Quentin Tarantino's meteoric rise to fame with the phenomenal critical and popular success of Pulp Fiction, his second feature, is not only the result of his considerable talent but of two forces operating within contemporary Hollywood: first, an economic mini-crisis brought on by the box-office and critical failures of many recent high-budget blockbuster productions (Waterworld is perhaps the most remarkable example) that has opened the door, as in the past, for young directors who are able to make successful films on small budgets (made for $8 million, Pulp Fiction earned almost $64 million at the box office, not counting video sales and rentals); second, the continuing popularity of neo-noir films, a popularity not limited to its most thriving subgenre, the erotic thriller. If Hollywood's economic hard times have given Tarantino (and others) a chance, it is the director's personal obsessions, so much in tune with what contemporary audiences want to see, that have made him popular.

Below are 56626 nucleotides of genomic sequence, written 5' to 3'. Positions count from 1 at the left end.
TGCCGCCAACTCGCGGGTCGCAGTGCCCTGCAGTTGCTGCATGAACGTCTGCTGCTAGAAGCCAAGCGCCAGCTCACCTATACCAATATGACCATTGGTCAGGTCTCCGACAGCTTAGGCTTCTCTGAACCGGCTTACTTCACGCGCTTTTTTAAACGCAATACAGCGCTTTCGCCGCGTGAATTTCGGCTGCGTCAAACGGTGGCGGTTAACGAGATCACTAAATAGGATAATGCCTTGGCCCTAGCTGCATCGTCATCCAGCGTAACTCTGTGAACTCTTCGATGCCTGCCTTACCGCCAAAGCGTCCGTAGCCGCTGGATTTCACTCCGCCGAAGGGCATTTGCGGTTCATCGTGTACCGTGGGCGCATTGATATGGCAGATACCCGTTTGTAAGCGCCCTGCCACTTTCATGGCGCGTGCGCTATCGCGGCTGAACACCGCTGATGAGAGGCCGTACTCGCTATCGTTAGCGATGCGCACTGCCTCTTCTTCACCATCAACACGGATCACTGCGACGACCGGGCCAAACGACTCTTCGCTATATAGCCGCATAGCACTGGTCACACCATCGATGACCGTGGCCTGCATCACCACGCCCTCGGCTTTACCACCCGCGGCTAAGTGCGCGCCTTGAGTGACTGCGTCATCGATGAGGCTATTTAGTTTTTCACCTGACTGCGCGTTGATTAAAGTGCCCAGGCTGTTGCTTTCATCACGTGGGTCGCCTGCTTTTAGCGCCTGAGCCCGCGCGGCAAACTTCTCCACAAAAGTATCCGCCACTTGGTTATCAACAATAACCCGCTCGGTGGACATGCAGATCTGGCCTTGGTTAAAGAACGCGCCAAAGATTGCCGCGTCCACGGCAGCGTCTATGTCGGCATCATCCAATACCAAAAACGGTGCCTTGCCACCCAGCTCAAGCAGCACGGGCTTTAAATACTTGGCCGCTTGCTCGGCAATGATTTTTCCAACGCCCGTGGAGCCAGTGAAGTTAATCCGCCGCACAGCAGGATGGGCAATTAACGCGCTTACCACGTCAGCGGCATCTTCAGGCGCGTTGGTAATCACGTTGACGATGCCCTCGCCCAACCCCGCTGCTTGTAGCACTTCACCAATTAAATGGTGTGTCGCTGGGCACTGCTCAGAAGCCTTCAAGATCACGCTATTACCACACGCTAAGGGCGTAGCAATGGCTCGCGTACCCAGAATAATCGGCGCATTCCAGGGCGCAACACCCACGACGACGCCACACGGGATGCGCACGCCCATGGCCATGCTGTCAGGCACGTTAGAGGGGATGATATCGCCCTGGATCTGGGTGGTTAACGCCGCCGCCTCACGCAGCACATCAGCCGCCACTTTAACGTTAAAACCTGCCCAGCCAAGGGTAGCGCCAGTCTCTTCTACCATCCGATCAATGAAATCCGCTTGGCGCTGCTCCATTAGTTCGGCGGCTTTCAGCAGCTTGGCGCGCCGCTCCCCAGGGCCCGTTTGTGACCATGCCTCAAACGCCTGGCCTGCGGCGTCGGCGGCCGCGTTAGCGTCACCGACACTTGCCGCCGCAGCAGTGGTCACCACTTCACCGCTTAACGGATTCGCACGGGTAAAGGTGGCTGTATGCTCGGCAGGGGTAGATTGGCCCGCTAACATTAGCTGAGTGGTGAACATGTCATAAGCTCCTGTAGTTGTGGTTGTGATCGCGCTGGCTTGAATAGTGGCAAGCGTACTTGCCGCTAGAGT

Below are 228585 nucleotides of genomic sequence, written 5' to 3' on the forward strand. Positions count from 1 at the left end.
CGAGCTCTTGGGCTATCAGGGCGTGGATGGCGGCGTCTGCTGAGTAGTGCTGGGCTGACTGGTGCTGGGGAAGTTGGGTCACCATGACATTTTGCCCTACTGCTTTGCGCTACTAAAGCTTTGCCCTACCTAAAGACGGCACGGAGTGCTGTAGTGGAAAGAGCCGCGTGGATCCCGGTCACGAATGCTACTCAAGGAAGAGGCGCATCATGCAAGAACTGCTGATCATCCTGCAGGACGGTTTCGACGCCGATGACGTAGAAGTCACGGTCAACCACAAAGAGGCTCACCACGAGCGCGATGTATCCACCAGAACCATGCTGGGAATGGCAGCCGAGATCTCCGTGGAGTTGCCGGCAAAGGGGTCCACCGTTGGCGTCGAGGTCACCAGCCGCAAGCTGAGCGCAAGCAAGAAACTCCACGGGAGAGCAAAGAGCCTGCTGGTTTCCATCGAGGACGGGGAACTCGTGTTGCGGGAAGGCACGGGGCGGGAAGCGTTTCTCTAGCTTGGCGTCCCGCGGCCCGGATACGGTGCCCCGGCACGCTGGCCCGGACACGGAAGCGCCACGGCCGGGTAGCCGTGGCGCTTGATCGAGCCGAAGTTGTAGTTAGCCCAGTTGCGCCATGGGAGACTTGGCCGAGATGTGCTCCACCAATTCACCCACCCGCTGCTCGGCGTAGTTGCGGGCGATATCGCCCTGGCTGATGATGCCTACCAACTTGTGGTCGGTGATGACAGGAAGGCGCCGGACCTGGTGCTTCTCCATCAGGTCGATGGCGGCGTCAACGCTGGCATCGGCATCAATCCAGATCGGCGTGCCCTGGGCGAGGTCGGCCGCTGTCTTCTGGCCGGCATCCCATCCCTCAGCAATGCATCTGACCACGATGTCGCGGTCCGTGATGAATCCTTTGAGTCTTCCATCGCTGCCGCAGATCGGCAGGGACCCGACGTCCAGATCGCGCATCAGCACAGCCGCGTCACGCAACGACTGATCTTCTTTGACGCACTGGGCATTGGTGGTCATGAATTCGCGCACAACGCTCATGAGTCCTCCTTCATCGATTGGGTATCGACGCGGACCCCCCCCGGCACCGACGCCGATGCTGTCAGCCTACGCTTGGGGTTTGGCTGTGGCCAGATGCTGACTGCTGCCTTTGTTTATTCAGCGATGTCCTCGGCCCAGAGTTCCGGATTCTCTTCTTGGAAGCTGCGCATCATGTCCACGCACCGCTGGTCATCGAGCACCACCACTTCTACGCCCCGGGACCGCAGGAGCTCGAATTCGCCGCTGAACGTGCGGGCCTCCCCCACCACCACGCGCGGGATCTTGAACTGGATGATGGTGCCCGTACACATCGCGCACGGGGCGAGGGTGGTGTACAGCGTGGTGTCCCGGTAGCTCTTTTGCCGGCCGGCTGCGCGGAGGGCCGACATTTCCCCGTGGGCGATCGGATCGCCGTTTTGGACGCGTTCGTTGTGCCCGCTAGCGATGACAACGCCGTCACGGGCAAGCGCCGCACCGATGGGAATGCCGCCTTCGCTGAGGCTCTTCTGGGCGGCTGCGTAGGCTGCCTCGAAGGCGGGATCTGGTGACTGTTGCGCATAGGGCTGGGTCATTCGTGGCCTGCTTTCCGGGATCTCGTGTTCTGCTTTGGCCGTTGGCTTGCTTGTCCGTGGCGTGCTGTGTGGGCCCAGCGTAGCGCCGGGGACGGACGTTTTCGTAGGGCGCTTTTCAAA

The widely read and very cineliterate Tarantino has an obvious liking for classic hard-boiled pulp fiction (evidently Jim Thompson and W. R. Burnett in particular) and classic film noir (Huston's Asphalt Jungle probably served as a model for Reservoir Dogs). But like several of the prominent directors of the Hollywood Renaissance in the middle 1970s (especially Martin Scorsese and Paul Schrader), Tarantino also owes a substantial debt to French film noir, especially the work of Jean Pierre Melville and Jean Luc Godard. Godard's modernist refiguration of noir themes and conventions (Alphaville is the classic example), however, would hardly please the mass audience Tarantino has in mind. The most substantial contribution of nouvelle vague anti-realism in Tarantino's films can be seen in their creative use of achronicities, disorderings in the storytelling process that make the narratives intriguing puzzles even as they uncover interesting ironies for the spectator, who must take an active role in the deciphering of the plot. The anti-Aristotelianism of this procedure, its disruption of emotional identification with the characters' plight, allows Tarantino to concentrate on thematic elements, especially the role violence plays in American culture.